The New Inquisition

Nationinquis Apropos of recent discussions, Laila Lalami in The Nation:

In 2002 Manuel Valls, the mayor of Evry and a member of the Parti Socialiste, shot to national prominence when he tried to close down a halal supermarket because it did not carry pork or wine. He claimed the store had to “help us maintain some diversity.” Two years before his election to the presidency in 2007, Sarkozy promised he would “hose down” the “scum” of the Paris suburbs, where many of the city's Muslims reside. Declarations such as these cut across party lines and constitute what the French press euphemistically calls dérapages, or blunders.

The reactions to the dérapages are also something of a tradition. Members of the offending politician's party rally behind him, while members of the opposition call him a racist. Meanwhile, leaders of the far right gloat that–at long last!–the mainstream is recognizing something they have been saying for years. After Chirac's infamous “noise and smell” comments, for instance, Jean-Marie Le Pen, the avowedly racist and anti-Semitic leader of the Front National, gleefully insisted that the French would always prefer “the original to a copy.”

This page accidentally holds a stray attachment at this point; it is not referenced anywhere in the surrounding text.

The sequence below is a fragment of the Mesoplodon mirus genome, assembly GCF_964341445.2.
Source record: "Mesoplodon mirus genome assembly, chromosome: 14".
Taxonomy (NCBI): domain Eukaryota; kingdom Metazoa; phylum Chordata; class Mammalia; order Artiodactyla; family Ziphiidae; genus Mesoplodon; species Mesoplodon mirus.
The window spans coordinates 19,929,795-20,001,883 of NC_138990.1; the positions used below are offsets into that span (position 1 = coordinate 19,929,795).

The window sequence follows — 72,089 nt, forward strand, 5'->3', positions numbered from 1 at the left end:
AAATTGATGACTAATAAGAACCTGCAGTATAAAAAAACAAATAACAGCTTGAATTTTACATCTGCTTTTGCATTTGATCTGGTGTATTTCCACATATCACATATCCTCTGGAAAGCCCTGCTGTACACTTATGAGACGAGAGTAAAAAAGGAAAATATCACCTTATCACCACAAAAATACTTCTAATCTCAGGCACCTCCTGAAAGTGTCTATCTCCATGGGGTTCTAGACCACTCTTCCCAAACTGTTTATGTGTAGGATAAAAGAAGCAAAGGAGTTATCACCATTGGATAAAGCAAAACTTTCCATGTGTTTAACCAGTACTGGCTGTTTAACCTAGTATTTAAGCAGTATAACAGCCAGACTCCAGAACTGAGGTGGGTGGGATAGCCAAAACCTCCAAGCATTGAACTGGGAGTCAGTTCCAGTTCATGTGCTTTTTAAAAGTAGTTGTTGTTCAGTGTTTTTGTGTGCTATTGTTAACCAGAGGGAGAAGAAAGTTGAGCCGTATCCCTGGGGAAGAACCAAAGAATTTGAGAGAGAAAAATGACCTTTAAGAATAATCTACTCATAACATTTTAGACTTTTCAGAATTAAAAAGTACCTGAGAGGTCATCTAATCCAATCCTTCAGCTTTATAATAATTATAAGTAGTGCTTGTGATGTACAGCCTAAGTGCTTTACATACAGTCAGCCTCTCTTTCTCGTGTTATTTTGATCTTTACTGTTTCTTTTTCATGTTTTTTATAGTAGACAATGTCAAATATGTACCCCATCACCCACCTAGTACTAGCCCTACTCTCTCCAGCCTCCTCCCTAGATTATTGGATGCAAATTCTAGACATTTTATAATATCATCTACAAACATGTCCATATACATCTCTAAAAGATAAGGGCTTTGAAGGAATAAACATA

So it would seem that the perfect Muslim immigrant in France is one who cleans the house, picks up the trash, attends to the infant or, increasingly, fixes the computer, heals the sick and runs the bank, and then disappears in a wisp of smoke, before his presence, his beliefs, his customs, his way of dress, his “noise and smell” offend the particular sensibilities of the general population. France is not alone in wishing that its Muslims were invisible. As anyone who has visited Western Europe in the past few years will tell you, the “Muslim question” is a matter of grave concern.